Hello there. This is review number twenty four of my goal to reach a thousand. The spring line up is almost at an end so I really can’t wait to review all those great shows. The summer line up is also starting to get its groove on and the anime in that line up a pretty nice. In the meantime though, back to reviewing the rest of the Winter 2012 line up.
This time I’m reviewing Thermae Romae. It’s a three episode anime about a Roman learning the Japanese bathing culture. I really liked the premise that I read on MAL but is the anime really good? Let’s read on.
A Roman architect named Lucius becomes depressed after his designs where rejected because it wasn’t Avant-garde. He decided to calm his mind in the public baths but found it to be crowded and loud. He dove his head down in the bath and noticed a hole in the wall. He got too close and the hole sucked him in. When he reemerged, he is now in modern day Japan.
The baths are unique and certainly Avant-garde. The perfect kind of bath Lucius wants and aims to achieve.
Taking the Pants Off
When I saw this in the Winter line up, I actually liked the premise. A roman guy discovering the Japanese culture sounds nice. I thought the anime would be a compare and contrast kind of story that tells both the Roman and Japanese bath culture. For what I read in the history books (forced to read), Romans bathe in public baths as a form of community center. The baths where big having atriums and the like so there are room for libraries, art displays and even a gym. Romans believe that a bath is part of your overall health so they value it as much as eating and drinking.
In Japan, bath is not for cleaning the body but for soaking in it to relax the muscles after a hard day’s work. They have proper etiquette in bathing that is prevalent in the Japanese culture. Public baths is also a form of social medium where the Japanese develop skinship or emotional intimacy.
As you can imagine, there is deep cultural story that can be told in the Roman and Japanese baths. I researched this intensely one time because I was curious why no one would find it weird bathing with other dudes. Anyways, I was hugely disappointed by the story in Thermae Romae. First of all, this is another “Japan culture is so cool and it’s the best and nothing can beat it” kind of anime. The Japanese culture is indeed fascinating but glorifying it is just mean and ignorant. Instead of a proper compare and contrast, the anime had an ancient Roman guy visit modern Japan and just be in awe at the culture of Japanese bath. He would find out door hotspirngs incredible. He would find hard boiled eggs boiled in the hot springs incredible. Heck, he even marveled at the freakin Japanese toilet.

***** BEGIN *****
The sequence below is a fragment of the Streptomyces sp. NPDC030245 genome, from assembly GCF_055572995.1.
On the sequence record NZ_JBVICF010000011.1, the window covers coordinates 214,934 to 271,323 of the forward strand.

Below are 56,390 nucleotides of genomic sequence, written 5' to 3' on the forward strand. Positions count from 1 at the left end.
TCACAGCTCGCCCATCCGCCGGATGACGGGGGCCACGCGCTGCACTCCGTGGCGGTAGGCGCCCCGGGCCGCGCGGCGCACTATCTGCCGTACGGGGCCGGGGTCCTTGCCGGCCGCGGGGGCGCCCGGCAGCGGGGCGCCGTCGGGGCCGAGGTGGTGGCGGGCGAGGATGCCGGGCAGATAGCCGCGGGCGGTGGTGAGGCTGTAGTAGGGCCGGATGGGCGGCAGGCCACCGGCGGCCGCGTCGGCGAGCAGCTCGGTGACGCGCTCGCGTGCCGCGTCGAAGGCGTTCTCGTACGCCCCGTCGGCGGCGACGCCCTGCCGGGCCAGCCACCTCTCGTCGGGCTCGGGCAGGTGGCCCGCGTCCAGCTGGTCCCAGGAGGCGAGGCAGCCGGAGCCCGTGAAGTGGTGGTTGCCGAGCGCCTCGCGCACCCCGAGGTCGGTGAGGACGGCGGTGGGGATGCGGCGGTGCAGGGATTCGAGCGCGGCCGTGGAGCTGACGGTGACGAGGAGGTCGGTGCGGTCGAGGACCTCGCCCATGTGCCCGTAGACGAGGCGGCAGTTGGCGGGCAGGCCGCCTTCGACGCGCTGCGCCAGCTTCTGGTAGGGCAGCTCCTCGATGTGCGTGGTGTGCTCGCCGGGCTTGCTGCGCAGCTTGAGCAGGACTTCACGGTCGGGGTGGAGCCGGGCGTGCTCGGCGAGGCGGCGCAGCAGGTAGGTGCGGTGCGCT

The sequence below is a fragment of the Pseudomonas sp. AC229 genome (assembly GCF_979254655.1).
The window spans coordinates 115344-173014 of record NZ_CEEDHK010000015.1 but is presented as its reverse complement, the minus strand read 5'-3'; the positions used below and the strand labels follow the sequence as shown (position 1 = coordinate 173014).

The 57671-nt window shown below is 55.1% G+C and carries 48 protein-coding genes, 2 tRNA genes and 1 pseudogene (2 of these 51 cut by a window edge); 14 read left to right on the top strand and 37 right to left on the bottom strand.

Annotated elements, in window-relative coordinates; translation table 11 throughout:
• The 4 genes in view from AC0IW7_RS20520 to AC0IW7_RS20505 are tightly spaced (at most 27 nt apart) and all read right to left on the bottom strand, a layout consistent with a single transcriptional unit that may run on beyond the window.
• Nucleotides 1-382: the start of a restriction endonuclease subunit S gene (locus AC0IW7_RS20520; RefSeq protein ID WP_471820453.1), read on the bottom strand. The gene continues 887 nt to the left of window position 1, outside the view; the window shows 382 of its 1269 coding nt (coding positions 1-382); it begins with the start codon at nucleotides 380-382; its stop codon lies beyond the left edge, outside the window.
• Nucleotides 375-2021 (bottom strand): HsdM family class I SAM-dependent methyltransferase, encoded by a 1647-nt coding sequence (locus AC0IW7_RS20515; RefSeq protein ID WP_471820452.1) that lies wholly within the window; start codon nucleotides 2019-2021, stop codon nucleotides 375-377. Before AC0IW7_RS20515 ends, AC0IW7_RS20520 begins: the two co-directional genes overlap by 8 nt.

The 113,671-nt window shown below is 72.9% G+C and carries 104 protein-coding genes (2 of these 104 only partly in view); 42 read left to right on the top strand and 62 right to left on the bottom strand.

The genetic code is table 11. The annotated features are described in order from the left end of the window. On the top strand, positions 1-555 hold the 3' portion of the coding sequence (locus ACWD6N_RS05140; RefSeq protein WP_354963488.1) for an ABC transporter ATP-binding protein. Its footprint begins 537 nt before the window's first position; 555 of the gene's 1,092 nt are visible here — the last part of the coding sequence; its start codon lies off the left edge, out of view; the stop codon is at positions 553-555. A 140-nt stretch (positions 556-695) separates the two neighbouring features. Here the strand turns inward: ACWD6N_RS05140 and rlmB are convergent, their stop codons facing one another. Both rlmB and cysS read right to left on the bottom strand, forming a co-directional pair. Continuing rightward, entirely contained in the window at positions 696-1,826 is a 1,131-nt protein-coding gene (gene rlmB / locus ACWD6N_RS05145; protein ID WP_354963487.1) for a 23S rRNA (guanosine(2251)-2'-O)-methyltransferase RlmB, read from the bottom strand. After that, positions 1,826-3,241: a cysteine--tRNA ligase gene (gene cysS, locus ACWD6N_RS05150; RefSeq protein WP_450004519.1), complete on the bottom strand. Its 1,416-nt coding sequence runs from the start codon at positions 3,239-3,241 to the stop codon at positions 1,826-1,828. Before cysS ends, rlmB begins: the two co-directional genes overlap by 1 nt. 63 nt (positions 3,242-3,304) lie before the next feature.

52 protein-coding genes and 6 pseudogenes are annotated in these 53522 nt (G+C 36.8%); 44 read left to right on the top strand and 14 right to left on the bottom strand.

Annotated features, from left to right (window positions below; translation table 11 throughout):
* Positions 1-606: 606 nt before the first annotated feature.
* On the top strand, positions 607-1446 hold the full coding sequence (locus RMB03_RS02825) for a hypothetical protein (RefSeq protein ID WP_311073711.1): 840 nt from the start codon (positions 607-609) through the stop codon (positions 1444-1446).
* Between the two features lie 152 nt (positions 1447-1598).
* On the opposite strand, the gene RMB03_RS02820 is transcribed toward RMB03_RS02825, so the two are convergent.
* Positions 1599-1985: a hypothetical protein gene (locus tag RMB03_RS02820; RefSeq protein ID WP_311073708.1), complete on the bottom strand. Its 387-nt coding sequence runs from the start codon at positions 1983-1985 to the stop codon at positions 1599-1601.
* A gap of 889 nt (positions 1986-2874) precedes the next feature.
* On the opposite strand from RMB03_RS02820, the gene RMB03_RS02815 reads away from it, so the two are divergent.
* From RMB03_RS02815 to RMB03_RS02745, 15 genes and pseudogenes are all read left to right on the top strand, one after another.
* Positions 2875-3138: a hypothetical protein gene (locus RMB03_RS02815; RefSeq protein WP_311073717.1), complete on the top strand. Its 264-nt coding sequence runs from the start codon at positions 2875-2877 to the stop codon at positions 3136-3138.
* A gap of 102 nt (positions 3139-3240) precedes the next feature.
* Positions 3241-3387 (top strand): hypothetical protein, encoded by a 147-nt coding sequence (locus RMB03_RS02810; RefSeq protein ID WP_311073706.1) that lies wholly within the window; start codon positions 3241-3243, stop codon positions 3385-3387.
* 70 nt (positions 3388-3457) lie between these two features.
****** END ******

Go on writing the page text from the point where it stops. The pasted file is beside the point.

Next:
I do understand that the anime is a Comedy and perhaps the over exaggeration of the character’s reaction serves at the funny bit. I just didn’t find it funny. It especially got under my skin when Lucius would feel defeat at the innovations of modern Japan. A Roman, one of the innovative races to ever grace the earth, would be in awe at modern day plumbing. Ok, it is funny but it isn’t funny at the same time. I bet the author has never tasted pasta as she would let Lucius almost die in happiness while he eat miso soup ramen. Miso is an acquired taste. So someone who has lived of the bounty of Rome suddenly thinks it’s the Holy Grail?
The story irritated me. I wanted to get that out of the way. Thermae Romae is a comedy anime and it often pulls the laughter from Lucius’ reactions and over exaggerated narrations. The animation is limited so it’s all about dialogue. If you’re a huge Japan culture fanatic- and there are people like that- then you’ll enjoy the way Japanese culture is put on a high pedestal on this anime. If you’re looking for a good anime with a decent plot then it’s hard to say if this anime will impress you.
Sight and Sound
The anime is flash animated. A lot of the scenes are the same faces with only the eyes, mouth and eyebrows moving. It’s the limitation of flash animation. I’ve dabbled with it a bit and the movements are only side to side. The camera angle is fixed at the front and the characters don’t really move at all.
Some scenes have CG in it like the outward panning scene in episode one. Lucuis’ reactions are also nicely animated where he would spin several times and the camera angle shifts from front view to overhead view. The facial features of the Roman is nicely detailed while the “flat faced” Japanese are often drawn crudely. Some of the minor characters are drawn crudely with heavily outlining that is unappealing to the eyes.
There is no opening theme to the anime. The ending theme, “ThermaeRoman” by Chatmonchy, has a catchy beat and it well. The ending sequence is weird but ultimately fits the anime’s flash animation. Some of the background music involve classical music like Richard Wagner’s “Ride of the Valkyrie” and Tchaikovsky’s “Nutcracker. When the anime shifts to modern day Japan, they play a familiar shamisen guitar.
5/10 “I appreciate its uniqueness but it’s comedy is a little flat. The art style isn’t very anime too.”
Thermae Romae is a good show. I won’t deny it. It didn’t appeal to me but the anime had something to offer regarding Japanese culture that many people would be interested in. The animation needs a little getting used to though. The anime is short so it wouldn’t hurt picking it up.